Practical Mind-Body Tools to Heal Trauma, Foster Resilience, and Awaken your Potential

The Post Traumatic Growth Guidebook Dr. Arielle Schwartz

Within the pages of The Post-Traumatic Growth Guidebook, you will be guided through 60 practices that illuminate a path to trauma recovery with effective, research based strategies that facilitate resilience and enhance post-traumatic growth. Initially, you will find practices that encourage you to build resources that help you feel grounded, safe, and calm. Once you feel ready, you can begin to explore the practices that focus on releasing the painful impact of losses or traumatic events. You will also find practices that guide you to move beyond the pain of your past by helping you discover a sense of meaning and purpose to your life. You become the alchemist who is capable of turning the lead of difficult life experiences into the gold of self-awareness.

Through the lens of resilience and post-traumatic growth, I invite you to see yourself as the hero or heroine of your own life journey. 

Resilience is defined as an ability to flexibly adapt to challenging, adverse, or traumatic life events. This ability to “bounce back” from traumatic events is deeply connected to having the opportunity to work through difficult life experiences. Resilience is not a trait that you either have or do not have; it is a set of strategies that can be learned and practiced.

Resilience is both a process and an outcome that involves practices help you to build a sense of strength and self-confidence. The deep, inner work of healing from trauma eventually allows you to emerge back into the world with your gifts—your unique contributions to the world. You might feel a yearning or longing to fulfill your potential by expressing more of your heart, sharing the knowledge you have gained, and bringing your gifts out to the world. 

“Within this book, you will be guided to explore the intersection between your personal transformation and your relationships within family, community, and the planet. This allows your growth and wisdom to serve the wellbeing of others.”

-Dr. Arielle Schwartz

Resilience as a Process

The Post-Traumatic growth guidebook Dr. Arielle Schwartz

As a process, resilience involves engaging in behaviors that support your wellbeing each and every day. For example, you might go to therapy, learn to meditate, write in a journal, take daily walks in nature, or develop a creative practice. You have an opportunity to realize that feeling and expressing painful emotions is part of a path of self-discovery. 

Being resilient does not mean that you won’t experience difficulty. Rather, it means that you can cultivate the skills needed to respond effectively to difficult experiences. You learn to break down overwhelming experiences into smaller, more accessible chunks, which allows you to gradually process painful events. You learn to attend to difficult life events of your past without allowing your history to define you. In this way, you expand your lens to focus on possibilities instead of just problems.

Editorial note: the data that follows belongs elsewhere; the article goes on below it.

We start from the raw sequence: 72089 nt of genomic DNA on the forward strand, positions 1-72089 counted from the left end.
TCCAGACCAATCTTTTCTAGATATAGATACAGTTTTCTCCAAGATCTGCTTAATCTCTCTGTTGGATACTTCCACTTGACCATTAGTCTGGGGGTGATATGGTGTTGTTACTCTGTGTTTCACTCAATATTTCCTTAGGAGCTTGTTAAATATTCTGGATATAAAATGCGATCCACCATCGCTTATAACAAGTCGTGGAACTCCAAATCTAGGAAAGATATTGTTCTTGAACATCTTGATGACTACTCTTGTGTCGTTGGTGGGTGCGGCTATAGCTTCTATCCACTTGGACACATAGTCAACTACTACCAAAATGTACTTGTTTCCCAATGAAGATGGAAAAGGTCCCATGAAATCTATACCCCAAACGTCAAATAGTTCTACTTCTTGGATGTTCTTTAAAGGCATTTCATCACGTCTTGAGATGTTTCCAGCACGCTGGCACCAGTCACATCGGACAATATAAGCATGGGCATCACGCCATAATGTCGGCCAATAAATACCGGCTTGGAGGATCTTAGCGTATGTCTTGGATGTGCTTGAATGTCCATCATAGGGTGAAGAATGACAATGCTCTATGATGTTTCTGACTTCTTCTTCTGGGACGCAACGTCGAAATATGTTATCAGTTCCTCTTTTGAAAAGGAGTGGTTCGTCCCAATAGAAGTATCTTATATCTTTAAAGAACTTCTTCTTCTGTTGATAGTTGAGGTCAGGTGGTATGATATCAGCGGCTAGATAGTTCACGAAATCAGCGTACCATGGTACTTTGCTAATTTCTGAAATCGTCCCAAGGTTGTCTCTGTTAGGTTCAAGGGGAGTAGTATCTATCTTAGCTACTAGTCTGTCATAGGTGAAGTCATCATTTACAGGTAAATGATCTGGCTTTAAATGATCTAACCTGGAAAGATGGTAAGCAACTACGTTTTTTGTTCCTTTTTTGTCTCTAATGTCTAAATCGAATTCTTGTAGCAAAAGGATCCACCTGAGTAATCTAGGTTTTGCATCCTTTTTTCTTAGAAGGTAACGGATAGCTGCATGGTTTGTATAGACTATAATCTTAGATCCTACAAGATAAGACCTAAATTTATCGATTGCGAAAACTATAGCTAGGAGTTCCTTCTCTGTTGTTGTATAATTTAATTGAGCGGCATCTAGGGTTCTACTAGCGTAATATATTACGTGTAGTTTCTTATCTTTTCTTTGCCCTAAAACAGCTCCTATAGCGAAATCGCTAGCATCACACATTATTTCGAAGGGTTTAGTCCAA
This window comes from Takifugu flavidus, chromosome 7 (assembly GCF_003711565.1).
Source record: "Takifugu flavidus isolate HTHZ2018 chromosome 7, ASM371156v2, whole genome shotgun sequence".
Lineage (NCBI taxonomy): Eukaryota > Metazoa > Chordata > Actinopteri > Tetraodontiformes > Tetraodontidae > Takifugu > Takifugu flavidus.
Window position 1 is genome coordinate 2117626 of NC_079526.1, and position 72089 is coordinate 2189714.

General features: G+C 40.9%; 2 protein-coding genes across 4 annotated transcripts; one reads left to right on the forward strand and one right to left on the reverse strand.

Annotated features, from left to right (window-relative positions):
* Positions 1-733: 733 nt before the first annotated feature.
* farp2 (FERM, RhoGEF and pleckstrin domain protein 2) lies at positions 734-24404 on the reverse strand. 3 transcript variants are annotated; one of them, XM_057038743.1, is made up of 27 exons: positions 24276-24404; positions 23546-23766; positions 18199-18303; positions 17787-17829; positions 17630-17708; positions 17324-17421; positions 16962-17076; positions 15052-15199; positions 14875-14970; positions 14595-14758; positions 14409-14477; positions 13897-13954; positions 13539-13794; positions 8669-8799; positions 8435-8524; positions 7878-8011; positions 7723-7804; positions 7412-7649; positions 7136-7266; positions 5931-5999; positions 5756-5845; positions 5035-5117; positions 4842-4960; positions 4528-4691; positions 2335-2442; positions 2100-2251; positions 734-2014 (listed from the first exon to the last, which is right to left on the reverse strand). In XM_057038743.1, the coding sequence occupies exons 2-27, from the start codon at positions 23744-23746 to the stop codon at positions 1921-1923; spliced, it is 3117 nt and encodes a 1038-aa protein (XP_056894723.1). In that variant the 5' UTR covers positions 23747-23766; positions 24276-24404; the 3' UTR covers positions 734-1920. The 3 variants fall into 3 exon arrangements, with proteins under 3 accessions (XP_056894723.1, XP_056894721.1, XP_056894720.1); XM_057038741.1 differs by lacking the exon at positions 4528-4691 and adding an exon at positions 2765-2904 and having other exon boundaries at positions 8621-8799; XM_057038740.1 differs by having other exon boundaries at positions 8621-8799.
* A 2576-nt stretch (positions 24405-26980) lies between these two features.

Post-Traumatic Growth

The Post Traumatic Growth Guidebook Dr. Arielle Schwartz

As an outcome, resilience involves experiencing yourself as capable of handling life’s challenges and the choices you’ve made that determine the outcome of your life. You are able to look at your most difficult events and say, “This happened to me—and it is over now.” 

Turning toward pain builds character. You have an opportunity to realize that you are stronger than you previously believed; which facilitates post-traumatic growth. As you feel stronger, you are more likely to see yourself as able to bring your gifts and contributions to the world. In turn, you are more likely to accept yourself as you are, have an increased appreciation of life, develop new interests or passions, and discover a new spiritual framework for your life. 

Post-Traumatic Growth is a reminder that just as the phoenix rises from the ashes, you have the capacity to rise again.

Realistic Optimism

The Post Traumatic Growth Guidebook Dr. Arielle Schwartz

Resilience is not the same as optimism. In fact, being overly focused on positivity and happiness has its drawbacks. Sometimes, trying to stay positive results in overriding your authentic feelings and leave you feeling ashamed about the very symptoms that require compassionate care and attention. 

Rather, resilience is grounded in realistic optimism; which involves maintaining a positive outlook on life while simultaneously acknowledging the challenges that will occur along the way. Too much realism can lead to skepticism or negativity, which can squash your dreams and hinder your ability to move forward. Similarly, too much optimism can result in fantasy or idealism, which can cause you to turn a blind eye to actual barriers that are present in your life.